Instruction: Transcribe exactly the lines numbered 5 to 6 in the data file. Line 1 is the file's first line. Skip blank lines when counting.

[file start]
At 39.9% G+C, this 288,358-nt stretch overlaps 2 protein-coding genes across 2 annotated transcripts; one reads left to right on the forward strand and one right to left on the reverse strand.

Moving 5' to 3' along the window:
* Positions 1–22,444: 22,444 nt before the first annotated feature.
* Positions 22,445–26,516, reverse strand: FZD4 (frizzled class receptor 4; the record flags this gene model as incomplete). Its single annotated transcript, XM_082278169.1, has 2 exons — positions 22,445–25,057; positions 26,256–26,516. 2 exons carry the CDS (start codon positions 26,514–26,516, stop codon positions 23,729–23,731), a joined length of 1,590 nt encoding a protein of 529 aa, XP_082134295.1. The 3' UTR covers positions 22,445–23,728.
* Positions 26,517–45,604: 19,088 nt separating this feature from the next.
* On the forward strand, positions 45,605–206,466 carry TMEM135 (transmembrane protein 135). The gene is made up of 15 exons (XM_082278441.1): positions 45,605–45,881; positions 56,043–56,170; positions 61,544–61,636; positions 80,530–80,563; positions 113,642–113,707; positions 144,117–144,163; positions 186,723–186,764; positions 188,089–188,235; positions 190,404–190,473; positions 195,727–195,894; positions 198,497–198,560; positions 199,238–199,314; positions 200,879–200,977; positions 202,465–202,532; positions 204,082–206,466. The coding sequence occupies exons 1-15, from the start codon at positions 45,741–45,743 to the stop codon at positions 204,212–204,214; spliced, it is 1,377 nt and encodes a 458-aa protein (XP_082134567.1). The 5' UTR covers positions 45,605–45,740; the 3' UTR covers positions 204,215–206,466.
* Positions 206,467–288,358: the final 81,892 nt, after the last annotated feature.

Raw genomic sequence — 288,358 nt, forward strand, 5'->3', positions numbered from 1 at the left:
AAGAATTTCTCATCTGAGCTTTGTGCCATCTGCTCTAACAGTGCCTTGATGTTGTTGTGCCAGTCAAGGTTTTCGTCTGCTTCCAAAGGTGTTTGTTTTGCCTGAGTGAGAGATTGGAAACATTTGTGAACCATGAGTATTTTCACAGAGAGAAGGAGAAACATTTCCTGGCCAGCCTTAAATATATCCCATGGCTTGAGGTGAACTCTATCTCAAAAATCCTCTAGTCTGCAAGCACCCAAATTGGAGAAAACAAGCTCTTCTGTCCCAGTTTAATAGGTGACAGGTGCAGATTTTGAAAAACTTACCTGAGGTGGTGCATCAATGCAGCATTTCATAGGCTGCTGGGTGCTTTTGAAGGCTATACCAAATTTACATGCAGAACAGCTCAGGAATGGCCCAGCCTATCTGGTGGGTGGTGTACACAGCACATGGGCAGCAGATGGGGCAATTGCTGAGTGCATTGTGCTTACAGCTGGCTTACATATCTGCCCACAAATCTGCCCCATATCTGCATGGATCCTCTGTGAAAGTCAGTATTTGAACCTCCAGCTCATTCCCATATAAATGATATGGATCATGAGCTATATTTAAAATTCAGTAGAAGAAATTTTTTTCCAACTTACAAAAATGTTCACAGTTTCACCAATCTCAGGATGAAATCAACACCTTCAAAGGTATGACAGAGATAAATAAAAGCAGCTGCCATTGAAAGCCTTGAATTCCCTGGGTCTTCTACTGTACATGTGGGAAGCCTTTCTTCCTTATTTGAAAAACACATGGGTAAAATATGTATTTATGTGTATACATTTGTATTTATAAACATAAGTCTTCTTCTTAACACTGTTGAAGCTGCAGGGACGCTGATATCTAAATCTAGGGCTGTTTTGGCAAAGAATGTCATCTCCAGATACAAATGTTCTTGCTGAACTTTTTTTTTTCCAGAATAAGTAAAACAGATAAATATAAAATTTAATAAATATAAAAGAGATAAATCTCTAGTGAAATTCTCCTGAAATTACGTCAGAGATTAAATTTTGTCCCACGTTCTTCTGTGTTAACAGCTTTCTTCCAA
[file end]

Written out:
* Positions 26,517–45,604: 19,088 nt separating this feature from the next.
* On the forward strand, positions 45,605–206,466 carry TMEM135 (transmembrane protein 135). The gene is made up of 15 exons (XM_082278441.1): positions 45,605–45,881; positions 56,043–56,170; positions 61,544–61,636; positions 80,530–80,563; positions 113,642–113,707; positions 144,117–144,163; positions 186,723–186,764; positions 188,089–188,235; positions 190,404–190,473; positions 195,727–195,894; positions 198,497–198,560; positions 199,238–199,314; positions 200,879–200,977; positions 202,465–202,532; positions 204,082–206,466. The coding sequence occupies exons 1-15, from the start codon at positions 45,741–45,743 to the stop codon at positions 204,212–204,214; spliced, it is 1,377 nt and encodes a 458-aa protein (XP_082134567.1). The 5' UTR covers positions 45,605–45,740; the 3' UTR covers positions 204,215–206,466.